2.37Nevertheless, we have weighed the competing arguments for and against setting out a legislative provision on sham trusts. The advantages would be to provide guidance and education to settlors and trustees; to clarify the law and provide more guidance about considerations for whether a trust is a sham; and to give more certainty about the appropriate evidential standard. More widely, it could prevent the undermining of public policy objectives in terms of people avoiding the responsibilities associated with a trust, and provide an effective mechanism to respond when a trust is not operating as a genuine trust. It could also better preserve the integrity of the trust concept. A legislative provision could be a faster way of addressing these issues than waiting for the courts to develop principles through case law.

2.38There are also a number of disadvantages or difficulties with such a provision. There is a concern that it could be inflexible compared with a judicial response, and could constrain judges from making appropriate findings in some cases. A number of submitters considered that shams are more effectively dealt with in the courts under existing law. They considered that the existing law is adequate and courts are better placed to respond since issues are likely to be fact-specific and involve a variety of scenarios, which would be hard to cater for in legislation.

2.39Some submitters also held the view that the concept of a sham is not well developed enough in a trust context to warrant legislative intervention. A provision could raise conceptual disputes that it would be helpful for the courts to develop and resolve rather than a legislative intervention. It could also present practical and operational issues that could be hard to resolve adequately in legislation, and could involve technically difficult drafting.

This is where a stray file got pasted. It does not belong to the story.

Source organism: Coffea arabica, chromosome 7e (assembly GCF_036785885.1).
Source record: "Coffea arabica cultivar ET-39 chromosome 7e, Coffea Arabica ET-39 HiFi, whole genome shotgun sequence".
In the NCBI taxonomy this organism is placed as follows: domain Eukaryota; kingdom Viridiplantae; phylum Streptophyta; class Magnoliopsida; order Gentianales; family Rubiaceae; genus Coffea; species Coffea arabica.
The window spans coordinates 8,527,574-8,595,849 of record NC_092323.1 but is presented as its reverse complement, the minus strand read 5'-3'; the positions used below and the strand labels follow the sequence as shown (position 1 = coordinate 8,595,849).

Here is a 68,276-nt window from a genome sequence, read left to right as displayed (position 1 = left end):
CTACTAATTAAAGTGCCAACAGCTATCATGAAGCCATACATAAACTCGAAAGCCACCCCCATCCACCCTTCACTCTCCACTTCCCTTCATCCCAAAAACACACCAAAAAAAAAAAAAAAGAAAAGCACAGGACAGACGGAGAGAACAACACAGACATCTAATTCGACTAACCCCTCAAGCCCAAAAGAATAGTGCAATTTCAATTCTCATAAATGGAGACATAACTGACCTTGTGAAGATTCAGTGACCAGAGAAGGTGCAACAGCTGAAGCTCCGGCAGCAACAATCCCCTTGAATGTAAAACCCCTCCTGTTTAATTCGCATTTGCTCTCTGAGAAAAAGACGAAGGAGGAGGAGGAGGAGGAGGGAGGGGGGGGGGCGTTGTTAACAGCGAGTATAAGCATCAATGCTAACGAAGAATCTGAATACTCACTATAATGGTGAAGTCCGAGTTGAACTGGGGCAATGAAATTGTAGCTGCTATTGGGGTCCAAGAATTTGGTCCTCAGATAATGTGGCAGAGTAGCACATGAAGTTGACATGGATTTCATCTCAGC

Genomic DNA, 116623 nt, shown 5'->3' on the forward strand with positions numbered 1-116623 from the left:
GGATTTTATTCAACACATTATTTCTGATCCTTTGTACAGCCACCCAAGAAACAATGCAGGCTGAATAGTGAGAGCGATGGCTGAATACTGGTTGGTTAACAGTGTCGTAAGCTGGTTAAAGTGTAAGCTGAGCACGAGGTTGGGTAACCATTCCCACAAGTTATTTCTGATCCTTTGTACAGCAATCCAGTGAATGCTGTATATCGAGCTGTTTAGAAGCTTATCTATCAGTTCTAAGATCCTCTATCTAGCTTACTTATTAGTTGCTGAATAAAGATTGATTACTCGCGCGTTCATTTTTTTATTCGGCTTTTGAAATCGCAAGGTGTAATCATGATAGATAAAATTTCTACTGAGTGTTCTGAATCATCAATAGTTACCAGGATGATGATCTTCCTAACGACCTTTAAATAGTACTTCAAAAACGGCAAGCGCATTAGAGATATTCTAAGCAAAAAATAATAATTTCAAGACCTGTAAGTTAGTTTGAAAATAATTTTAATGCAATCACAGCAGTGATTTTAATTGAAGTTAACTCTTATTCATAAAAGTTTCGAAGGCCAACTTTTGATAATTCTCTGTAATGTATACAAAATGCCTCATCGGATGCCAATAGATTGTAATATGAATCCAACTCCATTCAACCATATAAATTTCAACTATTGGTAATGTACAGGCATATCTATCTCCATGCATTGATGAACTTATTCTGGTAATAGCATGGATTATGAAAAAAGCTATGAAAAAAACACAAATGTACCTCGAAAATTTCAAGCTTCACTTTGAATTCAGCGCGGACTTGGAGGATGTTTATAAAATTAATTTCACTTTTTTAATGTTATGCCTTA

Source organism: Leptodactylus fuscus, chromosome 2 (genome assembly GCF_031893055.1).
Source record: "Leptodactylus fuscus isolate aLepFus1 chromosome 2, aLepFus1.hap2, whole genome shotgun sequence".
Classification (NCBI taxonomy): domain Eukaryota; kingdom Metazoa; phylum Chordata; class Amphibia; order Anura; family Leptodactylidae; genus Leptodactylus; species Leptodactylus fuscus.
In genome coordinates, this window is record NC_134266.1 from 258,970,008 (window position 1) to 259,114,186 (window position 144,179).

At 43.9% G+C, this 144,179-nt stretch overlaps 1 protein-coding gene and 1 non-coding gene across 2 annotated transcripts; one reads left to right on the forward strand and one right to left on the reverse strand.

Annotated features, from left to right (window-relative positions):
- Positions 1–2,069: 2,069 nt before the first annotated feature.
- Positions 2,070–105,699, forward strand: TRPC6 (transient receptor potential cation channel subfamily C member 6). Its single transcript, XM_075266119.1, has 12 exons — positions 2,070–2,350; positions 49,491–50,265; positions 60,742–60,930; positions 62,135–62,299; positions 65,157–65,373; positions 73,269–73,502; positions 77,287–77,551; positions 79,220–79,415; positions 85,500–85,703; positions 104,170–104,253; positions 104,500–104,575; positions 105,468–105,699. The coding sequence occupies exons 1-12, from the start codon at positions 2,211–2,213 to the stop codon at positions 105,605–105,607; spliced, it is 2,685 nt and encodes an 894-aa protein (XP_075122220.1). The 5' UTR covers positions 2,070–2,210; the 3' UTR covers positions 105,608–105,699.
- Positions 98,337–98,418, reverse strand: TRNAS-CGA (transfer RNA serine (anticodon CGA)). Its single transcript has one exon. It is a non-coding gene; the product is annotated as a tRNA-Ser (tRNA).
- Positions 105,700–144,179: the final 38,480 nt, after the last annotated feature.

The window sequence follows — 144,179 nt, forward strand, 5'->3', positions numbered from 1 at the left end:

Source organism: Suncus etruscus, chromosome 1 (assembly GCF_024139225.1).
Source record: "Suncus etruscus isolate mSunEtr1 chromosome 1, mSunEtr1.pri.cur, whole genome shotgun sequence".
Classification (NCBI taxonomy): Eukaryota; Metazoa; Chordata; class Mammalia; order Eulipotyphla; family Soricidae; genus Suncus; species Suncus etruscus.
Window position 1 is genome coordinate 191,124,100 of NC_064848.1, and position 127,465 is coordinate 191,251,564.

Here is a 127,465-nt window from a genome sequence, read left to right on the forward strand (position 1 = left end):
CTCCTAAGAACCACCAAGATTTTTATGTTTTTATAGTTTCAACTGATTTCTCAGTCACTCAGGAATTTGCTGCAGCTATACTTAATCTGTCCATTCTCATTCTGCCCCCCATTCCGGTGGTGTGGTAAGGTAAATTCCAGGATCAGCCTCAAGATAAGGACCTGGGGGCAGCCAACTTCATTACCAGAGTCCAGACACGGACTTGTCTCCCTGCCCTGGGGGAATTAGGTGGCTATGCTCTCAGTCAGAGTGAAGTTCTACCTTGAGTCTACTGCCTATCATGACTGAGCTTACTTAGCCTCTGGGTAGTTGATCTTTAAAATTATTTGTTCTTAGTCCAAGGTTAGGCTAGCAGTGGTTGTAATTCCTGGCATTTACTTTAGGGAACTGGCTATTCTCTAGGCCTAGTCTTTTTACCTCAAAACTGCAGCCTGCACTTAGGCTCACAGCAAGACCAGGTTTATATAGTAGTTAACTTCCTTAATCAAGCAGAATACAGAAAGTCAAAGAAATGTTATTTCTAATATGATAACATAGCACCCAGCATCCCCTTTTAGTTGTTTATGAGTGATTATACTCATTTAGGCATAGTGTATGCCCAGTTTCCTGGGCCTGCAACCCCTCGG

2.40There is a further concern that a sham provision could create unintended uncertainty about the validity of large numbers of existing trusts, which would lead to additional disputes requiring judicial resolution. Finally, it is possible that the issues with the use of a trust that underpin a claim of a sham are in fact not issues with the trust at all but rather lie in other areas such as relationship property or insolvency, and the problems are better dealt with in those areas rather than in trusts legislation.

72Second Issues Paper, above n 54, at ch 4.
73J Palmer “Sham Trusts” in Butler (ed) Equity and Trusts, above n 61, 393 at 396; based on the sham concept as discussed in a general commercial context by Lord Diplock in Snook v London and West Riding Investments Ltd [1967] 2 QB 786 at 802.
74Palmer, above n 73, at 394.
75Official Assignee v Wilson [2008] NZCA 122.
76This requirement of common intention has been the subject of some debate and criticism: see for example, J Palmer “Dealing with the Emerging Popularity of Sham Trusts” [2007] NZLR 81; J Palmer “What makes a trust a sham?” (2008) NZLJ 319 and Matthew Conaglen “Shams, Trusts and Mutual Intention” [2008] NZLJ 227.
77Official Assignee v Wilson [2008] NZCA 122 at [26].
78At [72]. Sham trusts were considered recently in KA No 4 Trustee Ltd v Financial Markets Authority [2012] NZCA 370, albeit only in a strike-out application. Here the Court of Appeal declined an appeal against the High Court’s decision not to strike out a claim that a trust was a sham. The Court considered there was an arguable case of sham (although the pleadings needed amendment regarding the consequences of a finding of sham, at [53]).
79Submitters that considered it satisfactory included Auckland District Law Society, WHK, Ernst & Young, KPMG; those that considered it unsatisfactory included the Ministry of Economic Development, the Ministry of Social Development, the NZLS, Tobias Barkley, Chapman Tripp, Peter Kellaway, and the Trustee Corporations Association.
80Based on those set out in the Second Issues Paper, above n 54, at [5.47].
81See ch 3.